Medical experts from Israel advised the Philippines not to think for now of using coronavirus disease (COVID-19) vaccine booster shots and focus first in vaccinating its eligible population.
“Our main recommendation for the Philippines is to continue what they are doing at the moment—-vaccinating more and more citizens of the Philippines,” said Israeli Infectious Diseases and COVID-19 Specialist Dr. Guy Choshen during a press briefing on Friday, July 30.
“The more people vaccinated, you (will) see less and less hospitalization, less and less severe and critical cases, and this is what you are looking for. This is one of your important goals in order not to overwhelm the medical centers,” he added.
Choshen said that a third dose or booster vaccine is “irrelevant at the moment” in terms of the country’s current COVID-19 vaccination situation, saying that “this is not the main concern at the moment.”
“My main concern as a Filipino would be to get the vaccine. It does not matter which manufacturer, it does not matter if it is mixed or not mixed. What is available, my advice, take it,” he said.
“As a minister of health, I would take the third booster dose and give it to someone who is not vaccinated at all. The third dose at the moment, (with the) situation at the moment in the Philippines, I think it is irrelevant— and just vaccinate as many people as possible,” he added.
The four-man group of Israeli medical experts arrived in the Philippines last July 26 to share Israel’s best practices in handling the COVID-19 pandemic.
Philippine Department of Health (DOH) Secretary Francisco Duque III assured the visiting experts that the government is doing its best to improve the country’s COVID-19 vaccination program.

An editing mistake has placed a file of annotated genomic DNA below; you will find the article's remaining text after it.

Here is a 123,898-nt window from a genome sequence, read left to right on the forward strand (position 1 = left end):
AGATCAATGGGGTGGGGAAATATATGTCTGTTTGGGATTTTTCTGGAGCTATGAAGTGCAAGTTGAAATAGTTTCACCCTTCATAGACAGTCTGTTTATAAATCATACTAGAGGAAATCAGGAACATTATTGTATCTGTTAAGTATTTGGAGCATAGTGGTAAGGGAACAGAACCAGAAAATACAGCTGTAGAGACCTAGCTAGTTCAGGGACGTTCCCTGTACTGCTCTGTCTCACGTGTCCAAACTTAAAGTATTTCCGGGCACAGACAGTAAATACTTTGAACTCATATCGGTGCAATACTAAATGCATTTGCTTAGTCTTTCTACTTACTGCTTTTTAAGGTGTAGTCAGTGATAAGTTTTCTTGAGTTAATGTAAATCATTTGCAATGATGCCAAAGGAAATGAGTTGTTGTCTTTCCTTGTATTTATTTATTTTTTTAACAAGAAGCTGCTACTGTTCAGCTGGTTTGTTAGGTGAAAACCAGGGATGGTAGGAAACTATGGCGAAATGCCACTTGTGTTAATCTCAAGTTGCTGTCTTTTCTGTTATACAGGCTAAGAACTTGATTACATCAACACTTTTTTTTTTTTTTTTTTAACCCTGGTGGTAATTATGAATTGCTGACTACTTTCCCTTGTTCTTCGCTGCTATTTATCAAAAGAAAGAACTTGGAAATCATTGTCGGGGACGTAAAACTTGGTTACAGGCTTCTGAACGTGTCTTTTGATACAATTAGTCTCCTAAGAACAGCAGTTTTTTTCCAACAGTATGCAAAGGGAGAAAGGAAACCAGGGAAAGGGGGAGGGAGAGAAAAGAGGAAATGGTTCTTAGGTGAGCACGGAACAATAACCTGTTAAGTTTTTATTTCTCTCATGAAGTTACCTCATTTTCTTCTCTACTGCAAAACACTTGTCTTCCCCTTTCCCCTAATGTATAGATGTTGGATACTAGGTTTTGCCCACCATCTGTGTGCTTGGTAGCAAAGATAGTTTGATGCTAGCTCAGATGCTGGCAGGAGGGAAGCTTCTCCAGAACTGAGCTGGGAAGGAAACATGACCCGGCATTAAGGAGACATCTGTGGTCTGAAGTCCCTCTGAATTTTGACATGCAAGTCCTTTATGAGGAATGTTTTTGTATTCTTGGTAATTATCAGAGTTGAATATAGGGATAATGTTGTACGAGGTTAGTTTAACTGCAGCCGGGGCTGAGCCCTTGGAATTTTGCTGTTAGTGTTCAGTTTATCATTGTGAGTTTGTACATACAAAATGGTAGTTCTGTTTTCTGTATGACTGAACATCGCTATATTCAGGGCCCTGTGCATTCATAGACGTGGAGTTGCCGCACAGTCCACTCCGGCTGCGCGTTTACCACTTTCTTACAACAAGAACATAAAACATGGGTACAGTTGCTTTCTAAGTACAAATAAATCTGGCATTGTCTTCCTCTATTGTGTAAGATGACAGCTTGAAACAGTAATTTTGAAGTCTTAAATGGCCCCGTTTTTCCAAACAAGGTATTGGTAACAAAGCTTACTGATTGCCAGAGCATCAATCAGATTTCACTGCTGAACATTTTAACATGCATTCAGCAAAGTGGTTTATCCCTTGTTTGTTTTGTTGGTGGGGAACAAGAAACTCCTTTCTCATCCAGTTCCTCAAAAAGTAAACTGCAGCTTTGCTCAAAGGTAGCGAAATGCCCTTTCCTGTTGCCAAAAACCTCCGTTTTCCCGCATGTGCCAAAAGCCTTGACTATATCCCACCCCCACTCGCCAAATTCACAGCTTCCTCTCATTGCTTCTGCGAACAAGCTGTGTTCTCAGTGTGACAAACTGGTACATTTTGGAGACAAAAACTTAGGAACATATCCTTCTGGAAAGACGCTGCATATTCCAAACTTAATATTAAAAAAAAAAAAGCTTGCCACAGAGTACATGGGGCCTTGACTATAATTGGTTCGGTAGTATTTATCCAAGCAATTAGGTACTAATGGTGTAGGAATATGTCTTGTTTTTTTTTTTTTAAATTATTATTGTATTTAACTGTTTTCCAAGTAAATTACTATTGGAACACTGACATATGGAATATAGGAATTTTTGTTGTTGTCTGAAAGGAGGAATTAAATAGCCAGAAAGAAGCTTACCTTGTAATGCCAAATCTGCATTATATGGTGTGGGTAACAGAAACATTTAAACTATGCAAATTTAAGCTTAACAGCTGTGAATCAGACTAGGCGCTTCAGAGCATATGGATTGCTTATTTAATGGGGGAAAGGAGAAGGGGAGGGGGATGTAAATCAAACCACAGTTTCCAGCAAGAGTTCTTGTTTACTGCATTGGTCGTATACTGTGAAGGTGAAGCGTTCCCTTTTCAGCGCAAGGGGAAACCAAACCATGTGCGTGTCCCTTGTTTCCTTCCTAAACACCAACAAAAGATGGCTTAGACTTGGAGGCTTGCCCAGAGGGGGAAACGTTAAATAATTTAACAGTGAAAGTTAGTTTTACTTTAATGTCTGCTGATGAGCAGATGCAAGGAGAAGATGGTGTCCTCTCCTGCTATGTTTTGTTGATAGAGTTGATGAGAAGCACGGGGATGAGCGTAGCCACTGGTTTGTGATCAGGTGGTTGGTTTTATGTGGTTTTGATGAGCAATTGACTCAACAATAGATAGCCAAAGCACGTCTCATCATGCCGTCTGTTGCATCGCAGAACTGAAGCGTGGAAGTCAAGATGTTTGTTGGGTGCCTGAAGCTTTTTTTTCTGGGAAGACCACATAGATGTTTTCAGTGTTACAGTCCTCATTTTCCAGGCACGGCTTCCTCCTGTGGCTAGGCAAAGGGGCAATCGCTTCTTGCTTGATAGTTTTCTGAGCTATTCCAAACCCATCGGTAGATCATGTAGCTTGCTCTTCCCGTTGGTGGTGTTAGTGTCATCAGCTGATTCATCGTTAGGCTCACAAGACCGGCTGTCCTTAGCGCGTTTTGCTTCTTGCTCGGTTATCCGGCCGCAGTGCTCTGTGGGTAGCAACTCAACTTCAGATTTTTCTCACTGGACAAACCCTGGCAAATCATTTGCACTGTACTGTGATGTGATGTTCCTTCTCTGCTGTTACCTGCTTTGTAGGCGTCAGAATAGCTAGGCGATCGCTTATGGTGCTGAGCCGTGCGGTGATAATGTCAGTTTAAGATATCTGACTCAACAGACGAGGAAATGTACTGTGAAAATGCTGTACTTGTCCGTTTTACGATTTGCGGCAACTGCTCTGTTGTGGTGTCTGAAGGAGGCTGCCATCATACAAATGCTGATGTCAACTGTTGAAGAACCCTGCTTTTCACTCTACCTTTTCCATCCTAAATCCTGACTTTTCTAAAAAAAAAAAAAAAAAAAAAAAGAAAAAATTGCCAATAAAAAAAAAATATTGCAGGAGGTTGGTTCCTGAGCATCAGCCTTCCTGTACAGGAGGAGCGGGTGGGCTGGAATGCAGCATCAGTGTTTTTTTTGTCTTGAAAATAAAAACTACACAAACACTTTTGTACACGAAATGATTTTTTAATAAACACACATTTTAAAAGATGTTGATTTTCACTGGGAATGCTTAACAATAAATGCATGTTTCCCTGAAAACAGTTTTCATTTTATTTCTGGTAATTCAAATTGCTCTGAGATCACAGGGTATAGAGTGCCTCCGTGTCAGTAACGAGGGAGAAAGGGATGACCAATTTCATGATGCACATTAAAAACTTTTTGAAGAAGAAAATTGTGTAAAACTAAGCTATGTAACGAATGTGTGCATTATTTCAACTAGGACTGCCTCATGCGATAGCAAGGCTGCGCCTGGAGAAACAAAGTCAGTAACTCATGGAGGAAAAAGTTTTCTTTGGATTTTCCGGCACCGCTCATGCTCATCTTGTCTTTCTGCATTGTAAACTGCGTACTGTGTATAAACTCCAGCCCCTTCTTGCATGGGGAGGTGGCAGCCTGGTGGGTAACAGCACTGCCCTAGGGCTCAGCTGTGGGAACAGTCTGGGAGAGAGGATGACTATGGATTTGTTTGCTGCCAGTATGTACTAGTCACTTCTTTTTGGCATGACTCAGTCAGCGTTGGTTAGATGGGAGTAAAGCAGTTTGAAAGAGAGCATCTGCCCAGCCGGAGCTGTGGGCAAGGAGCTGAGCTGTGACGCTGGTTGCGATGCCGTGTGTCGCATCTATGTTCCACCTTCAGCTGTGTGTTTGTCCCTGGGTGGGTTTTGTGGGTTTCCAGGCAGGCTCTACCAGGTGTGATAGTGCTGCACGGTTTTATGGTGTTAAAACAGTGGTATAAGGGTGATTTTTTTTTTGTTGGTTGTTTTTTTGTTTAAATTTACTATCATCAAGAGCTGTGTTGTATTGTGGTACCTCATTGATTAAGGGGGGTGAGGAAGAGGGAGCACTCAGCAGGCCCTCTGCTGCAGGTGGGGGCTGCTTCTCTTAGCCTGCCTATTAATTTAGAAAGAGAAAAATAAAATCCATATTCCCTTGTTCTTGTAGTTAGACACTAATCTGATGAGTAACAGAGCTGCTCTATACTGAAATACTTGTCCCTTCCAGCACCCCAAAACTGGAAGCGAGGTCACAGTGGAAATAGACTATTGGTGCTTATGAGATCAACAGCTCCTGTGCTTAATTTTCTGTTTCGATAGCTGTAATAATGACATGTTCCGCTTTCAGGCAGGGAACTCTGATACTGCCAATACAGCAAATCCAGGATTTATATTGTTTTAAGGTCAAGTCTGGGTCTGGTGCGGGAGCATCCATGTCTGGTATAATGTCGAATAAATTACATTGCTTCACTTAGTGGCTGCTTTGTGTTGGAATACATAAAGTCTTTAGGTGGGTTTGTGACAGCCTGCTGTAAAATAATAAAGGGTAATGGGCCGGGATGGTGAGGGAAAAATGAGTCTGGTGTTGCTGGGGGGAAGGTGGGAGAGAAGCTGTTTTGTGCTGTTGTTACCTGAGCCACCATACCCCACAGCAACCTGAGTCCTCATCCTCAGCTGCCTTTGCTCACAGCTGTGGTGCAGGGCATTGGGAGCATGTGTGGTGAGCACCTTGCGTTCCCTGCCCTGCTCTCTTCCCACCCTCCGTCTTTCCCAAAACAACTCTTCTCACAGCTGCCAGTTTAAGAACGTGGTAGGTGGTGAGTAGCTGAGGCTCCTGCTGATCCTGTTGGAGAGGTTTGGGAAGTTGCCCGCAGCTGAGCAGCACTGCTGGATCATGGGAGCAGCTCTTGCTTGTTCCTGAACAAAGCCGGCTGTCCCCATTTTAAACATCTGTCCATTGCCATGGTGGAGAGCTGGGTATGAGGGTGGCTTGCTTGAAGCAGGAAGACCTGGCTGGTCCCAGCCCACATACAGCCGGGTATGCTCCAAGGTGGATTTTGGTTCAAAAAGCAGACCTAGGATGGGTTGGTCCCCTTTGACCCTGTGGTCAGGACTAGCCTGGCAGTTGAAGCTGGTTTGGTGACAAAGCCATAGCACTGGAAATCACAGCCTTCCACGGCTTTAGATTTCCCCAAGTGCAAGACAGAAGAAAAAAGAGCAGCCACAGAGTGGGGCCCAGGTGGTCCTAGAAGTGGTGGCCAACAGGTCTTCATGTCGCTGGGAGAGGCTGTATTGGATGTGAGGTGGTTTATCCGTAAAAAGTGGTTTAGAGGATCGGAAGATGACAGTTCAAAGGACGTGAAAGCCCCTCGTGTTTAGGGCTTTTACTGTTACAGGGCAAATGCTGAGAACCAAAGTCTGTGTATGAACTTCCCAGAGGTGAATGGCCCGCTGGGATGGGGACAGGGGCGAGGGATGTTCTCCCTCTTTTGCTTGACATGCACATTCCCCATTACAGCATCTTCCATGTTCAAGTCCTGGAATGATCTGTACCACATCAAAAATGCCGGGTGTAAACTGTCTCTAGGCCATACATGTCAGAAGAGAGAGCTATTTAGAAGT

“Everything is being done to improve the efficiency by which the vaccination is being done and we hope to engage the local government units and help them be the instrument of giving out best practices,” said Duque.
Duque encouraged the local government units (LGUs) to make innovations in rolling out their respective vaccination activities.
“Many LGUs have already adopted even the drive-thru mode of vaccination. So, we encourage innovation, if they can do this and be able to vaccinate more people, achieve our collected target of 500,000 jabs a day, then that’s going to allow us to reach our goal of herd immunity but supply permitting because our problem now is we really don’t have enough supplies of vaccines. But we have seen that the efficiencies have improved a great deal,” he said.
Choshen said that vaccination will help hamper the COVID-19 virus from mutating.
“This is the main goal of the whole planet: to vaccinate as many people as possible— to lessen the opportunities for the virus to mutate or to create new variants,” said Choshen.
Aside from vaccination, Duque also emphasized the importance of active case finding, shortening the detection to isolation/quarantine interval, tracing close contacts, among others, to combat the threat of COVID-19 and its virus’ variants.
“I don’t think this is going to end anytime soon. So let us disabuse our minds that this virus will disappear one day. It might… we can’t really say, but we do not have the luxury of such an imagination. So we have to continuously be on the lookout for these mutations,” he said.